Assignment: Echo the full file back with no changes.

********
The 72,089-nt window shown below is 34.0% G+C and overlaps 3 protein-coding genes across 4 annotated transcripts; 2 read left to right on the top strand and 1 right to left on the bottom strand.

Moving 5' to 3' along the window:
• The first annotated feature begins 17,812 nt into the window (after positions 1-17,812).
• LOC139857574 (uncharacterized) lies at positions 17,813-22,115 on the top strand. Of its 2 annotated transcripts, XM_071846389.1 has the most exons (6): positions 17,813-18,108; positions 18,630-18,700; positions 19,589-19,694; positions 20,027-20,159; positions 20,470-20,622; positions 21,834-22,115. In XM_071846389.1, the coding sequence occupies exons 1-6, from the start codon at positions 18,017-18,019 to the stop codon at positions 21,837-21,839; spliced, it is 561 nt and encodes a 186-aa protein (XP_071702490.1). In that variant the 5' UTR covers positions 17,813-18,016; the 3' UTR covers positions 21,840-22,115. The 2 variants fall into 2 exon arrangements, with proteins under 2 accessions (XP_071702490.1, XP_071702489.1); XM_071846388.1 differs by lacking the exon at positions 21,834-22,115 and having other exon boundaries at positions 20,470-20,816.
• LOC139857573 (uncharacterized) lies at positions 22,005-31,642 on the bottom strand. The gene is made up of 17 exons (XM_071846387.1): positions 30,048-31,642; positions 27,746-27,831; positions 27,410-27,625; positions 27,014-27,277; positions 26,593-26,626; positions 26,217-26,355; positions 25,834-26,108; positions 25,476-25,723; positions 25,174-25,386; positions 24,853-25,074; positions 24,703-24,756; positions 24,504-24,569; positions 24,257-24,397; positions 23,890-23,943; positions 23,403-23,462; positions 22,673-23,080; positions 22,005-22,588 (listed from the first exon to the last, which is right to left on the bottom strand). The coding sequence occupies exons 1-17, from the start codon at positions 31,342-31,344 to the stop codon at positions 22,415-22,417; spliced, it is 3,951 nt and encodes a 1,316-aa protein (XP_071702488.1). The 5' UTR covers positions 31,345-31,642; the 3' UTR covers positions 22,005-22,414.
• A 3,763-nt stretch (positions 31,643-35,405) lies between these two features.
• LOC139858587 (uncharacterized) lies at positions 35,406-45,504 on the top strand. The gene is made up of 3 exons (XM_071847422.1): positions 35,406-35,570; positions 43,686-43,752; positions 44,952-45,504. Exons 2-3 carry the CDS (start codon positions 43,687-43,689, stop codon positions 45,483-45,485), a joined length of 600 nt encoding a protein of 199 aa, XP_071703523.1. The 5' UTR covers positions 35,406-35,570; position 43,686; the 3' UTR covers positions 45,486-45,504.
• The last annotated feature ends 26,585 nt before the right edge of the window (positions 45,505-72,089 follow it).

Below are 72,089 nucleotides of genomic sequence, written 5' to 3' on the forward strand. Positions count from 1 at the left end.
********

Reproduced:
The 72,089-nt window shown below is 34.0% G+C and overlaps 3 protein-coding genes across 4 annotated transcripts; 2 read left to right on the top strand and 1 right to left on the bottom strand.

Moving 5' to 3' along the window:
• The first annotated feature begins 17,812 nt into the window (after positions 1-17,812).
• LOC139857574 (uncharacterized) lies at positions 17,813-22,115 on the top strand. Of its 2 annotated transcripts, XM_071846389.1 has the most exons (6): positions 17,813-18,108; positions 18,630-18,700; positions 19,589-19,694; positions 20,027-20,159; positions 20,470-20,622; positions 21,834-22,115. In XM_071846389.1, the coding sequence occupies exons 1-6, from the start codon at positions 18,017-18,019 to the stop codon at positions 21,837-21,839; spliced, it is 561 nt and encodes a 186-aa protein (XP_071702490.1). In that variant the 5' UTR covers positions 17,813-18,016; the 3' UTR covers positions 21,840-22,115. The 2 variants fall into 2 exon arrangements, with proteins under 2 accessions (XP_071702490.1, XP_071702489.1); XM_071846388.1 differs by lacking the exon at positions 21,834-22,115 and having other exon boundaries at positions 20,470-20,816.
• LOC139857573 (uncharacterized) lies at positions 22,005-31,642 on the bottom strand. The gene is made up of 17 exons (XM_071846387.1): positions 30,048-31,642; positions 27,746-27,831; positions 27,410-27,625; positions 27,014-27,277; positions 26,593-26,626; positions 26,217-26,355; positions 25,834-26,108; positions 25,476-25,723; positions 25,174-25,386; positions 24,853-25,074; positions 24,703-24,756; positions 24,504-24,569; positions 24,257-24,397; positions 23,890-23,943; positions 23,403-23,462; positions 22,673-23,080; positions 22,005-22,588 (listed from the first exon to the last, which is right to left on the bottom strand). The coding sequence occupies exons 1-17, from the start codon at positions 31,342-31,344 to the stop codon at positions 22,415-22,417; spliced, it is 3,951 nt and encodes a 1,316-aa protein (XP_071702488.1). The 5' UTR covers positions 31,345-31,642; the 3' UTR covers positions 22,005-22,414.
• A 3,763-nt stretch (positions 31,643-35,405) lies between these two features.
• LOC139858587 (uncharacterized) lies at positions 35,406-45,504 on the top strand. The gene is made up of 3 exons (XM_071847422.1): positions 35,406-35,570; positions 43,686-43,752; positions 44,952-45,504. Exons 2-3 carry the CDS (start codon positions 43,687-43,689, stop codon positions 45,483-45,485), a joined length of 600 nt encoding a protein of 199 aa, XP_071703523.1. The 5' UTR covers positions 35,406-35,570; position 43,686; the 3' UTR covers positions 45,486-45,504.
• The last annotated feature ends 26,585 nt before the right edge of the window (positions 45,505-72,089 follow it).

Below are 72,089 nucleotides of genomic sequence, written 5' to 3' on the forward strand. Positions count from 1 at the left end.